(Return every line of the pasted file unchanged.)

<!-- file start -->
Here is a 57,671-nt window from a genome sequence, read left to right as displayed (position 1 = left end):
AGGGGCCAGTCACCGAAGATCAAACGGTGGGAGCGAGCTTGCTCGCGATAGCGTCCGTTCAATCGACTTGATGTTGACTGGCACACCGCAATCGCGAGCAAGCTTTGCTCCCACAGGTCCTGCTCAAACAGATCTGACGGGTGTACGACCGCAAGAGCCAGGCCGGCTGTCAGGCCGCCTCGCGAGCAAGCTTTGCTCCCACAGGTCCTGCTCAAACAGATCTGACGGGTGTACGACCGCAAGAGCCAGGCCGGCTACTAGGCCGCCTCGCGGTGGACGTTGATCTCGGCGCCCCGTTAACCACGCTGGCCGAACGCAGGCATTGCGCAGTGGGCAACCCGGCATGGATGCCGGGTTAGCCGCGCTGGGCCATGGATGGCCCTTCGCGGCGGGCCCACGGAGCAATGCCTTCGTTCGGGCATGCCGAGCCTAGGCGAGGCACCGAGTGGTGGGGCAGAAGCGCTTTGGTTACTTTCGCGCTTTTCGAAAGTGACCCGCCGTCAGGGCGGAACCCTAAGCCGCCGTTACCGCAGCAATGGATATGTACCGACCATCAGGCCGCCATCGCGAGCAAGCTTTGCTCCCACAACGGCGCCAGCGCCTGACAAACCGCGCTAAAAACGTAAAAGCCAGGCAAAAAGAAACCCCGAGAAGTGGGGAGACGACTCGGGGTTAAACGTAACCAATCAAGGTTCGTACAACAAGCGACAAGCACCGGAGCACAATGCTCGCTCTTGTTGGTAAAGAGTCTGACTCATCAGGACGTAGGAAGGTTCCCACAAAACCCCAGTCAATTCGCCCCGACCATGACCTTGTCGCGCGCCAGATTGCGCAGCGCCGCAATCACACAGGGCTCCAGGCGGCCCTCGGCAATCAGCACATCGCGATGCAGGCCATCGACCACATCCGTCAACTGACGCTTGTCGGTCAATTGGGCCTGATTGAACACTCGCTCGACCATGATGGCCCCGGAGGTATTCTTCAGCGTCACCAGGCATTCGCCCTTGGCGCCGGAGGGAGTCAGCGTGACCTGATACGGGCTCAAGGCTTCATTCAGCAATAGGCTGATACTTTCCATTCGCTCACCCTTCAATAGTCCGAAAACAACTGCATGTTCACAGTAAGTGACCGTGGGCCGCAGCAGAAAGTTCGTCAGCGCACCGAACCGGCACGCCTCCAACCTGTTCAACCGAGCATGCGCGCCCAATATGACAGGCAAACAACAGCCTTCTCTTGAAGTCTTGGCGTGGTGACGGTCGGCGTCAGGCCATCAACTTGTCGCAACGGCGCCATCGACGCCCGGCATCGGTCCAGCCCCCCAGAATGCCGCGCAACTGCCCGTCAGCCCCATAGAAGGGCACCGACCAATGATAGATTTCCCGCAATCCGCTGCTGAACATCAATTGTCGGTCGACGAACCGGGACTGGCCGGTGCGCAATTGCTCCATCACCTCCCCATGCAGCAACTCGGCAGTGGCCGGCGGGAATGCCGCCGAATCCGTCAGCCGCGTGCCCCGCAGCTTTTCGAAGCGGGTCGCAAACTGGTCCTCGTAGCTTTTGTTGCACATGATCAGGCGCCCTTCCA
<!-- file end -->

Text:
Here is a 57,671-nt window from a genome sequence, read left to right as displayed (position 1 = left end):
AGGGGCCAGTCACCGAAGATCAAACGGTGGGAGCGAGCTTGCTCGCGATAGCGTCCGTTCAATCGACTTGATGTTGACTGGCACACCGCAATCGCGAGCAAGCTTTGCTCCCACAGGTCCTGCTCAAACAGATCTGACGGGTGTACGACCGCAAGAGCCAGGCCGGCTGTCAGGCCGCCTCGCGAGCAAGCTTTGCTCCCACAGGTCCTGCTCAAACAGATCTGACGGGTGTACGACCGCAAGAGCCAGGCCGGCTACTAGGCCGCCTCGCGGTGGACGTTGATCTCGGCGCCCCGTTAACCACGCTGGCCGAACGCAGGCATTGCGCAGTGGGCAACCCGGCATGGATGCCGGGTTAGCCGCGCTGGGCCATGGATGGCCCTTCGCGGCGGGCCCACGGAGCAATGCCTTCGTTCGGGCATGCCGAGCCTAGGCGAGGCACCGAGTGGTGGGGCAGAAGCGCTTTGGTTACTTTCGCGCTTTTCGAAAGTGACCCGCCGTCAGGGCGGAACCCTAAGCCGCCGTTACCGCAGCAATGGATATGTACCGACCATCAGGCCGCCATCGCGAGCAAGCTTTGCTCCCACAACGGCGCCAGCGCCTGACAAACCGCGCTAAAAACGTAAAAGCCAGGCAAAAAGAAACCCCGAGAAGTGGGGAGACGACTCGGGGTTAAACGTAACCAATCAAGGTTCGTACAACAAGCGACAAGCACCGGAGCACAATGCTCGCTCTTGTTGGTAAAGAGTCTGACTCATCAGGACGTAGGAAGGTTCCCACAAAACCCCAGTCAATTCGCCCCGACCATGACCTTGTCGCGCGCCAGATTGCGCAGCGCCGCAATCACACAGGGCTCCAGGCGGCCCTCGGCAATCAGCACATCGCGATGCAGGCCATCGACCACATCCGTCAACTGACGCTTGTCGGTCAATTGGGCCTGATTGAACACTCGCTCGACCATGATGGCCCCGGAGGTATTCTTCAGCGTCACCAGGCATTCGCCCTTGGCGCCGGAGGGAGTCAGCGTGACCTGATACGGGCTCAAGGCTTCATTCAGCAATAGGCTGATACTTTCCATTCGCTCACCCTTCAATAGTCCGAAAACAACTGCATGTTCACAGTAAGTGACCGTGGGCCGCAGCAGAAAGTTCGTCAGCGCACCGAACCGGCACGCCTCCAACCTGTTCAACCGAGCATGCGCGCCCAATATGACAGGCAAACAACAGCCTTCTCTTGAAGTCTTGGCGTGGTGACGGTCGGCGTCAGGCCATCAACTTGTCGCAACGGCGCCATCGACGCCCGGCATCGGTCCAGCCCCCCAGAATGCCGCGCAACTGCCCGTCAGCCCCATAGAAGGGCACCGACCAATGATAGATTTCCCGCAATCCGCTGCTGAACATCAATTGTCGGTCGACGAACCGGGACTGGCCGGTGCGCAATTGCTCCATCACCTCCCCATGCAGCAACTCGGCAGTGGCCGGCGGGAATGCCGCCGAATCCGTCAGCCGCGTGCCCCGCAGCTTTTCGAAGCGGGTCGCAAACTGGTCCTCGTAGCTTTTGTTGCACATGATCAGGCGCCCTTCCA